Giant metal shears successfully sliced and closed pipe full of runaway crude in the early moments of last April’s Deepwater Horizon disaster, but the oil blasted through rubber gaskets around the blades and unleashed the nation’s largest spill, according to sources familiar with an ongoing investigation.
The shear ram system was a central component of the blowout preventer — a 45-ton array of valves that sat on top of the Macondo wellhead a mile beneath the surface of the Gulf of Mexico. The blowout preventer, or BOP in industry shorthand, has been the subject of a forensic examination since it was raised last year and transported to a NASA facility outside New Orleans.
A joint investigation by the Coast Guard and the Interior Department’s Bureau of Ocean Energy Management, Regulation and Enforcement is trying to determine why the device, which is supposed to seal off the well in an emergency, continued to let oil flow, contributing to the disaster that destroyed the rig, killed 11 men and started the 85-day spill.
The BOP is designed to cut and close pipe leading from a well in an emergency — either activated intentionally by a rig crew or automatically if the BOP loses power, communication and hydraulic connections to the rig.
Investigators believe the latter circumstance closed the Deepwater Horizon’s blowout preventer, although crew members tried to activate the system after an explosion rocked the rig, according to the sources.
The sources have varying connections to the investigation and requested anonymity because they aren’t authorized to discuss it.
Flow too strong?
They said the force of oil and gas flowing through the well apparently was too strong for rubber gaskets called packers that surround the edges of the shear ram blades. Erosion patterns inside the BOP suggest that the packers essentially were blown away, allowing oil to flow around the closed blades.
The conclusions — if they are part of the investigation’s final report — could increase fears that surfaced about the fallibility of blowout preventers in the days after the Deepwater Horizon blast.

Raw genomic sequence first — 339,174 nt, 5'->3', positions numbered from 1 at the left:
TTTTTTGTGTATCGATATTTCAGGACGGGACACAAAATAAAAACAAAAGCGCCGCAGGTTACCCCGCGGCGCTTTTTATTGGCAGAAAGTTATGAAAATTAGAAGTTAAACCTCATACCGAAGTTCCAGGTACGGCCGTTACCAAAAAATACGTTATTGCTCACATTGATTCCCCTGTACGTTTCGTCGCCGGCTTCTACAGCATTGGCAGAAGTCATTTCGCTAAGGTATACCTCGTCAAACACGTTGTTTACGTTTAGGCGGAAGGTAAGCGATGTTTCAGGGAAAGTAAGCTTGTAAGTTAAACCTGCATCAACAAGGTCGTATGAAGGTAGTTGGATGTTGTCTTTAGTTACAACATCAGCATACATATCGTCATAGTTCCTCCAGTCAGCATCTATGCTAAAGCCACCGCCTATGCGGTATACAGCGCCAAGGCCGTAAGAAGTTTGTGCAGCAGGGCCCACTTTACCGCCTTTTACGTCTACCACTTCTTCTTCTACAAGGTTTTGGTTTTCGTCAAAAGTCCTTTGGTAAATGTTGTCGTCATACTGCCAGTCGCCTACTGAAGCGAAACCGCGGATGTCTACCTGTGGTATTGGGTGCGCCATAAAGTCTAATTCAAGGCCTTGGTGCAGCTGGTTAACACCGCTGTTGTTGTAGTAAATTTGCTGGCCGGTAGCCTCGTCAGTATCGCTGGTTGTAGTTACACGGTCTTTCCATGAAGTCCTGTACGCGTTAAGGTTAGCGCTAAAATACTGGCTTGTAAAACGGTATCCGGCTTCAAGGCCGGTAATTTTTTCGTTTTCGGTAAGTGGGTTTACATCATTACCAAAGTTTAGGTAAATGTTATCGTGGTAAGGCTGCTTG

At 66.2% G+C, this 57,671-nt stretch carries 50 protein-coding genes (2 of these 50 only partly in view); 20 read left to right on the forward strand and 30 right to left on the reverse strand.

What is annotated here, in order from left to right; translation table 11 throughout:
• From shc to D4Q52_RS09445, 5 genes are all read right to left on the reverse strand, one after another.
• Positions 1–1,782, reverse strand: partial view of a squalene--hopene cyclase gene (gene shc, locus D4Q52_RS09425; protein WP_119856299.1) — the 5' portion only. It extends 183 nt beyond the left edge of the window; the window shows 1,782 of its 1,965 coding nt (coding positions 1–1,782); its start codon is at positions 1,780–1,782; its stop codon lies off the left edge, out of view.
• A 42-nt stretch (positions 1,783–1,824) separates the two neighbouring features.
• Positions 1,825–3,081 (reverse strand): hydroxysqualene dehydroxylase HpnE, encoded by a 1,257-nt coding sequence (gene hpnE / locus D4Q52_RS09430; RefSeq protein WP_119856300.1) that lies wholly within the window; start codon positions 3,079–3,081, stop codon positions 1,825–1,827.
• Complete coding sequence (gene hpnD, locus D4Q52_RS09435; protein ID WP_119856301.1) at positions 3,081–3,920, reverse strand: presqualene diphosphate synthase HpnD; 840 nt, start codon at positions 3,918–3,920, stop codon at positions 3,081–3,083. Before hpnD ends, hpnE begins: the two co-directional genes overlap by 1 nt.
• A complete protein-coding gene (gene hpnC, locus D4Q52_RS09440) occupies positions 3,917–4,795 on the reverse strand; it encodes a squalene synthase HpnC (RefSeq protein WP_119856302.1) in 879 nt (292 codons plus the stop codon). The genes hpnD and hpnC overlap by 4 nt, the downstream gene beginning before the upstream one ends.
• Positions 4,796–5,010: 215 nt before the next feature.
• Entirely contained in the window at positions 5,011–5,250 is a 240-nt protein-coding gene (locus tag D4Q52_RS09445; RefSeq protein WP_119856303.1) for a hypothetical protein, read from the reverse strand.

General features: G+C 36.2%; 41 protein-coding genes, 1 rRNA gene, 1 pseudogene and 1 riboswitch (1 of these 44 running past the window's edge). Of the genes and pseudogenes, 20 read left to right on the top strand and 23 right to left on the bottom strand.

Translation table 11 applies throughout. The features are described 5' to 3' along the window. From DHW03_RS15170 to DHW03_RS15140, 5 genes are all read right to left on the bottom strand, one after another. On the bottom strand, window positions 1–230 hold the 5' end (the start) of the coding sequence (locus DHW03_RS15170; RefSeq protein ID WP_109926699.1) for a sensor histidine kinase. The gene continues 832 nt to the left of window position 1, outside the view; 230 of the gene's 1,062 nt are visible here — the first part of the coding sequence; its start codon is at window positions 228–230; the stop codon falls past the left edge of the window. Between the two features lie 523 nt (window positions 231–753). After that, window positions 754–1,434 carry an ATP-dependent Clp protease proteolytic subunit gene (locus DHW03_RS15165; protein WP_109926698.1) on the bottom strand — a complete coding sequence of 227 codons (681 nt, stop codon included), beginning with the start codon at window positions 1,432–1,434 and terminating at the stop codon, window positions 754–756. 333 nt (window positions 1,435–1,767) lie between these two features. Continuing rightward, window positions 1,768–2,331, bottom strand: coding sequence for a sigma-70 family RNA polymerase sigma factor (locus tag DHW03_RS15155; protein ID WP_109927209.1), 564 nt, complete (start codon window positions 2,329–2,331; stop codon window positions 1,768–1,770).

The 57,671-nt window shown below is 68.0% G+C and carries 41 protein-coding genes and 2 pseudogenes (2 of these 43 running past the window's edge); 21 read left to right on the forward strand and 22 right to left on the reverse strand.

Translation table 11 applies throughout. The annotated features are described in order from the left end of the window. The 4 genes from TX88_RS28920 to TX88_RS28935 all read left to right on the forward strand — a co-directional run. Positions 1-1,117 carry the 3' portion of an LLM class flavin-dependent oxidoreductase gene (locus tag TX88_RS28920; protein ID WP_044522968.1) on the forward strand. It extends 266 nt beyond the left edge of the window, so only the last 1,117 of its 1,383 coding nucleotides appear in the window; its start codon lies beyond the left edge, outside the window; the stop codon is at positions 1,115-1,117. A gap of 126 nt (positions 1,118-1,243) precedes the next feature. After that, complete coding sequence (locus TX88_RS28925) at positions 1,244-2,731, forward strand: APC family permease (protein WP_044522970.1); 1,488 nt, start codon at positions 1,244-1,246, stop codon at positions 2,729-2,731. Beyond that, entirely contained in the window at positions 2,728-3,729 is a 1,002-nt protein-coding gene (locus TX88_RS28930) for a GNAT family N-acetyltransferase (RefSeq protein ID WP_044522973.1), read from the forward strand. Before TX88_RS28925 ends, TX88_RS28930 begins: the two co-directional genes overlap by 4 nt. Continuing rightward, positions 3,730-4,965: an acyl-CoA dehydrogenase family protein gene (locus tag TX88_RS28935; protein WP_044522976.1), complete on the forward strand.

Spokesmen for Trans-ocean, which owned the Deepwater Horizon; BP, which owned the well; and Cameron, which built the BOP, declined comment.
Gene Beck, a petroleum engineer and well expert who teaches at Texas A&M University, said BOP shear rams are quite capable of closing against high pressure, but as the rams close, the fluid velocity increases and can erode sealing elements.
“BOPs have a better chance of working the earlier in an event they are used because pressures and velocities will be much lower,” Beck said.
David Pursell, head of macro research at Tudor Pickering Holt & Co. in Houston, said the failure of the shear ram packers opens other questions about whether the packers were maintained properly, and whether the BOP as designed could have stopped a flowing well.
‘Time for a redesign’
“When you close your shear rams, you’re at DefCon 5. Y our well is probably flowing,” Pursell said. “If the BOP can’t hold a well at full flow, than maybe it means it’s time for a redesign.”
A number of investigations into the accident are continuing, but a presidential commission, in a recent report, identified the primary causes of the accident as a poor cement job in the well combined with a failure of the rig’s crew to recognize the signs of the imminent blowout.
Blowout preventers aren’t actually designed to stop the full force of a flowing well once it’s out of control. Rather, they’re intended as a last resort when a blowout is likely, to keep hydrocarbons from flowing up a riser pipe to the rig.
Investigators have said the Macondo well was showing signs of a blowout 45 minutes before operators on the rig took any measures to seal it.
Lawmakers who investigated the disaster said they were shocked last year to learn hundreds of different ways that blowout preventers considered “fail-safe” could, in fact, fail. At the time, then-House Energy and Commerce Committee Chairman Henry Waxman, D-Calif., said it was clear that blowout preventers “are not foolproof — not even close.”
A report prepared by Transocean in 2001 documented 260 different “failure modes,” including problems with old or worn packing elements that could prevent the device from sealing around drill pipe. The document also warned that a blown seal or corrosion could cause shear rams to close incompletely and that damaged packers could cause an inability to seal the wellbore.
A 2004 study into whether BOP shear ram designs were adequate to seal wells in the more challenging deep-water environments of the Gulf of Mexico noted that shear rams tend to have less rubber in the packers than other valves on the BOP, which “… could make them more vulnerable to sealing difficulties, but generally, shear rams have completely acceptable fatigue life.”
A deep-water retrofit
Lawmakers and federal regulators have considered mandates to improve the testing and design of blowout preventers. The House passed legislation last year that would impose new requirements for redundant rams and backup control systems to boost the reliability of BOPs.
Michael Bromwich, director of the Bureau of Ocean Energy Management, Regulation and Enforcement, said in a recent interview that the agency will enact tougher BOP rules in the future, but they weren’t included in emergency regulations developed in the weeks after the spill because it was determined it could take up to two years for all deep-water rigs to retrofit their BOPs.
Dlouhy reported from Washington and Fowler from Houston. Brett Clanton in Houston contributed. Email: email@example.com firstname.lastname@example.org.